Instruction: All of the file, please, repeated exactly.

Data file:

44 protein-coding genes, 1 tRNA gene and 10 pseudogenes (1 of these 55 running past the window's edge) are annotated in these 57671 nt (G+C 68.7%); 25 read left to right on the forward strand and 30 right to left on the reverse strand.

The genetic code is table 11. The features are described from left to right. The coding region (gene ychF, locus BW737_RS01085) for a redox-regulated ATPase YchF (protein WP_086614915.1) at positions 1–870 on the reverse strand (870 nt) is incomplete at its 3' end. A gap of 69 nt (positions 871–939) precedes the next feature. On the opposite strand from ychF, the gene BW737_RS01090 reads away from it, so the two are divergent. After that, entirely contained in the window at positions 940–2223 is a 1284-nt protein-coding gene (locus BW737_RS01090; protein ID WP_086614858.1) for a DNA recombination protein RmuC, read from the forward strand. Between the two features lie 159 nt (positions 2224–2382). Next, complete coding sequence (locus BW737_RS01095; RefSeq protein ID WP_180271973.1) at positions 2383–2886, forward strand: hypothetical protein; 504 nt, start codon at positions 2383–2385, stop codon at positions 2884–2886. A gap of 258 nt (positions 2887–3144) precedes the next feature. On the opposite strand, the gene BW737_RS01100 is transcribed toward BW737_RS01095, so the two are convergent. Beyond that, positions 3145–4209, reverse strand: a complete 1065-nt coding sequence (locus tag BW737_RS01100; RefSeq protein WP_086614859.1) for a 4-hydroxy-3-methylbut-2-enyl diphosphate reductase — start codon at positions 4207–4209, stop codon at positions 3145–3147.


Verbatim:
44 protein-coding genes, 1 tRNA gene and 10 pseudogenes (1 of these 55 running past the window's edge) are annotated in these 57671 nt (G+C 68.7%); 25 read left to right on the forward strand and 30 right to left on the reverse strand.

The genetic code is table 11. The features are described from left to right. The coding region (gene ychF, locus BW737_RS01085) for a redox-regulated ATPase YchF (protein WP_086614915.1) at positions 1–870 on the reverse strand (870 nt) is incomplete at its 3' end. A gap of 69 nt (positions 871–939) precedes the next feature. On the opposite strand from ychF, the gene BW737_RS01090 reads away from it, so the two are divergent. After that, entirely contained in the window at positions 940–2223 is a 1284-nt protein-coding gene (locus BW737_RS01090; protein ID WP_086614858.1) for a DNA recombination protein RmuC, read from the forward strand. Between the two features lie 159 nt (positions 2224–2382). Next, complete coding sequence (locus BW737_RS01095; RefSeq protein ID WP_180271973.1) at positions 2383–2886, forward strand: hypothetical protein; 504 nt, start codon at positions 2383–2385, stop codon at positions 2884–2886. A gap of 258 nt (positions 2887–3144) precedes the next feature. On the opposite strand, the gene BW737_RS01100 is transcribed toward BW737_RS01095, so the two are convergent. Beyond that, positions 3145–4209, reverse strand: a complete 1065-nt coding sequence (locus tag BW737_RS01100; RefSeq protein WP_086614859.1) for a 4-hydroxy-3-methylbut-2-enyl diphosphate reductase — start codon at positions 4207–4209, stop codon at positions 3145–3147.